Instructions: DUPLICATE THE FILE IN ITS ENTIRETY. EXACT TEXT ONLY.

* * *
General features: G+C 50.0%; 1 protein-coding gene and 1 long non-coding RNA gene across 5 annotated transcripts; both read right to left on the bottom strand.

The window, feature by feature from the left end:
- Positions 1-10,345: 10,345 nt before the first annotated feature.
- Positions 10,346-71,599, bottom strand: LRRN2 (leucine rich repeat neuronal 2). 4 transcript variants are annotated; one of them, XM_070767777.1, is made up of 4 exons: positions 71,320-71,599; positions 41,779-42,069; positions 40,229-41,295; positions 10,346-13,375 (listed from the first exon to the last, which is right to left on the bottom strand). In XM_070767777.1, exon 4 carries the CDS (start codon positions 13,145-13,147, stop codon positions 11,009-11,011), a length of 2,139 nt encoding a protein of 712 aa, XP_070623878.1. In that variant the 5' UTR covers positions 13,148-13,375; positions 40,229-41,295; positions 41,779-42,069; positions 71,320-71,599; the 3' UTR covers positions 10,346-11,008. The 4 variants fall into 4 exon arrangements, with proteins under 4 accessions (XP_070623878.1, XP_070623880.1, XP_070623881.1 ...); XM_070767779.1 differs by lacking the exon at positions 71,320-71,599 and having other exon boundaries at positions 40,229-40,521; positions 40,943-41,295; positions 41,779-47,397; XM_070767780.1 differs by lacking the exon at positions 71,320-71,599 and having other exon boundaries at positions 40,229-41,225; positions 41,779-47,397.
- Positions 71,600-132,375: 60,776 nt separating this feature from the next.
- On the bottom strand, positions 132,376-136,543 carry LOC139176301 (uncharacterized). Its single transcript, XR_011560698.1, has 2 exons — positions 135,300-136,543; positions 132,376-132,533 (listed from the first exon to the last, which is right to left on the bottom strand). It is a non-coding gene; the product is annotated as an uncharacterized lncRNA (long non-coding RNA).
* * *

General features: G+C 50.0%; 1 protein-coding gene and 1 long non-coding RNA gene across 5 annotated transcripts; both read right to left on the bottom strand.

The window, feature by feature from the left end:
- Positions 1-10,345: 10,345 nt before the first annotated feature.
- Positions 10,346-71,599, bottom strand: LRRN2 (leucine rich repeat neuronal 2). 4 transcript variants are annotated; one of them, XM_070767777.1, is made up of 4 exons: positions 71,320-71,599; positions 41,779-42,069; positions 40,229-41,295; positions 10,346-13,375 (listed from the first exon to the last, which is right to left on the bottom strand). In XM_070767777.1, exon 4 carries the CDS (start codon positions 13,145-13,147, stop codon positions 11,009-11,011), a length of 2,139 nt encoding a protein of 712 aa, XP_070623878.1. In that variant the 5' UTR covers positions 13,148-13,375; positions 40,229-41,295; positions 41,779-42,069; positions 71,320-71,599; the 3' UTR covers positions 10,346-11,008. The 4 variants fall into 4 exon arrangements, with proteins under 4 accessions (XP_070623878.1, XP_070623880.1, XP_070623881.1 ...); XM_070767779.1 differs by lacking the exon at positions 71,320-71,599 and having other exon boundaries at positions 40,229-40,521; positions 40,943-41,295; positions 41,779-47,397; XM_070767780.1 differs by lacking the exon at positions 71,320-71,599 and having other exon boundaries at positions 40,229-41,225; positions 41,779-47,397.
- Positions 71,600-132,375: 60,776 nt separating this feature from the next.
- On the bottom strand, positions 132,376-136,543 carry LOC139176301 (uncharacterized). Its single transcript, XR_011560698.1, has 2 exons — positions 135,300-136,543; positions 132,376-132,533 (listed from the first exon to the last, which is right to left on the bottom strand). It is a non-coding gene; the product is annotated as an uncharacterized lncRNA (long non-coding RNA).